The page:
14. Submitted by Jeff Montgomery on 11/06/2008 - 09:42 pm.

    >”Every bright high-schooler goes through an Ayn Rand phase and GETS OVER IT. (Kind of like going through a Morrissey phase…)”

    That is not an argument.

    What part of the philosphy do you disagree with? For example, which cardinal value of the Objectivist ethics to you not approve of: Reason, Purpose, or Self-esteem? Which virtue: Rationality, Productivity or Pride? And why?

    (Those were rhetorical questions)

    In order to be a critic, one has to be talking about the subject at hand.

  15. Submitted by Jeff Montgomery on 11/06/2008 - 09:52 pm.

    Mr. Westover,

    Excellent article, and a nice piece of applied philosophy.

    It’s nice to see discussions of Objectivism that show an understanding of these ideas and their power to explain events. If more American readers had this same grasp, we could have avoided all our recent alleged “failures of capitalism” (which are actually a failure to allow capitalism to function), and we would not be staring down an oncoming freight train of political statism. No doubt the fixes we are about to endure are going to be worse than the disease, because so few stop to actually think about what they are saying/doing and to analyze events for real causes.

    Thank you.

  16. Submitted by Mike "Zemack" LaFerrara on 11/11/2008 - 07:55 pm.

    It is refreshing and heartening to read an article by someone who actually understands the Objectivist ethics. I laud Mr. Westover for his accurate and insightful presentation of Ayn Rand’s revolutionary discovery of rational egoism.

    I find it telling that Rand’s critics must, almost without exception, base their opposition on either honest misunderstanding or willful misrepresentation. This is evident in Jeff Klein’s equating individual human beings pursuing their own rational self-interest with “bears each patrolling his own square miles of territory”. He exhibits a complete ignorance of Rand’s theories. Based upon the metaphysical fact of each individual’s possession of his own reasoning mind, Rand correctly identified man not as a social being, but as a contractual being, whose proper mode of social organization is based upon voluntary association and trade to mutual advantage…i.e., capitalism.

    While not the first thinker to advocate self-interest, Rand is the first to identify an ethical system fully compatible with man’s nature as a rational, autonomous being. That is to say, a non-predatory, non-sacrificial, rights-respecting egoism…which is the exact opposite of altruism. It is altruism, in fact, that turns men into the equivalent of jungle animals, preying upon each other for their sustenance. The conventional definition of “selfishness”, which Jim May correctly identifies as “commonly understood as meaning to live at the expense of others” and which Rand condemned, is actually the flip side of the altruist coin. Since altruism holds self-sacrifice to be moral…and since all sacrifice implies a beneficiary…it follows that it is moral to profiteer on the sacrifices of others. Altruism is an anti-morality that holds the unearned as a virtue, and the earned as a vice. Since men must earn…i.e., produce…the values required for his survival, altruism is thus anti-life. (Rand exploded another package deal here-that of equating altruism with benevolence, good will, and generosity.)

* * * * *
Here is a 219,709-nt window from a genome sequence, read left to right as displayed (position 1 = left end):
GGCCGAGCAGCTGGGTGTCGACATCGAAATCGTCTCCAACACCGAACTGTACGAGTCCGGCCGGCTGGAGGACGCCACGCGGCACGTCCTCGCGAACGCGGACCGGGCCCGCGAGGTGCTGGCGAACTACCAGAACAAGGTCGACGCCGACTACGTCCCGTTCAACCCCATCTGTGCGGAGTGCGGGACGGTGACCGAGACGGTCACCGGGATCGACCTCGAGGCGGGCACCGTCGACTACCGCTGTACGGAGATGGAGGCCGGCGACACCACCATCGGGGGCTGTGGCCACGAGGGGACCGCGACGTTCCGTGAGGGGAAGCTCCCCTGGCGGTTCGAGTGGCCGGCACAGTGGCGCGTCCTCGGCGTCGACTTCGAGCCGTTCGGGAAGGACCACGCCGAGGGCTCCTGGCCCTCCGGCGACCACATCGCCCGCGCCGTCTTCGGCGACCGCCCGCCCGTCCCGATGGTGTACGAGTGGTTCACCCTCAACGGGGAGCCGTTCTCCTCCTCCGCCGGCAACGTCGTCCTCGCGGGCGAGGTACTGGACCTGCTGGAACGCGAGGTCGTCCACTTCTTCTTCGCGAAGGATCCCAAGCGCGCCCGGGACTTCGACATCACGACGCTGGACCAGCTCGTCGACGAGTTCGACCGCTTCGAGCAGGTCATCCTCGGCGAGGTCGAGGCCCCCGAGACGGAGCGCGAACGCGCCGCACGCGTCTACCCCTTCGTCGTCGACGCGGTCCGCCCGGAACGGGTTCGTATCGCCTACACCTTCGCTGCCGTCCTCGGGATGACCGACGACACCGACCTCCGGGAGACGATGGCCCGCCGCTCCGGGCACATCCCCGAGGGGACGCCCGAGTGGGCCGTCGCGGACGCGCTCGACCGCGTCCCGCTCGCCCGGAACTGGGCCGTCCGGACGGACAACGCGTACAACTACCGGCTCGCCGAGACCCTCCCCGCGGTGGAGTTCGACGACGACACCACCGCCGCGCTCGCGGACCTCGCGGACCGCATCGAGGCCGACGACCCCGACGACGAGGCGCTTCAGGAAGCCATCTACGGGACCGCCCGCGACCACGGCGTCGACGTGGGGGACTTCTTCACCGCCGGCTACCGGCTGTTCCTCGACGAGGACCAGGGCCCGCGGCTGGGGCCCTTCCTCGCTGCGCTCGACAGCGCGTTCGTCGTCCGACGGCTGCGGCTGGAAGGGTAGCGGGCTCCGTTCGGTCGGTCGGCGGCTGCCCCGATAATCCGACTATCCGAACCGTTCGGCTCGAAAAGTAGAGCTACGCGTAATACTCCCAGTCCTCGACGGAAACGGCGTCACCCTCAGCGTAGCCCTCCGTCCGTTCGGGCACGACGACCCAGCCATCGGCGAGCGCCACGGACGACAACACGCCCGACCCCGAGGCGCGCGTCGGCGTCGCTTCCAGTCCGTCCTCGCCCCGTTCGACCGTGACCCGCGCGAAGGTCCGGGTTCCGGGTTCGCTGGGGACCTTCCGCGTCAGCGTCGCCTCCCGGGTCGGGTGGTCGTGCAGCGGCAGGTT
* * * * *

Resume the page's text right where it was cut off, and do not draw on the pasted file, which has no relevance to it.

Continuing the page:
“This theory is tired. Give it up so we can all move on”, Jeff Klein says of Rand’s ethics.

    He’s got it backwards. Altruism has been destroying lives, and nations, for thousands of years. Its acceptance on the personal level leads to unearned guilt; culturally, to an entitlement mentality; politically, to a predatory, totalitarian state. Obama’s embrace of altruism to justify his socialistic vision for America is no accident.

    In contrast, the Objectivist ethics has been around for barely half a century…a blink of an eye from an historical perspective. To grasp selfishness as a virtue and altruism as evil requires a proper understanding of both, which in turn requires a willingness to invest tremendous mental effort, and the courage to challenge the deep-rooted dogma spanning all of recorded human history. Whether it takes years, decades, or centuries for her moral code to take root in the culture, Rand’s ethical discoveries nonetheless represent one of man’s great philosophic achievements.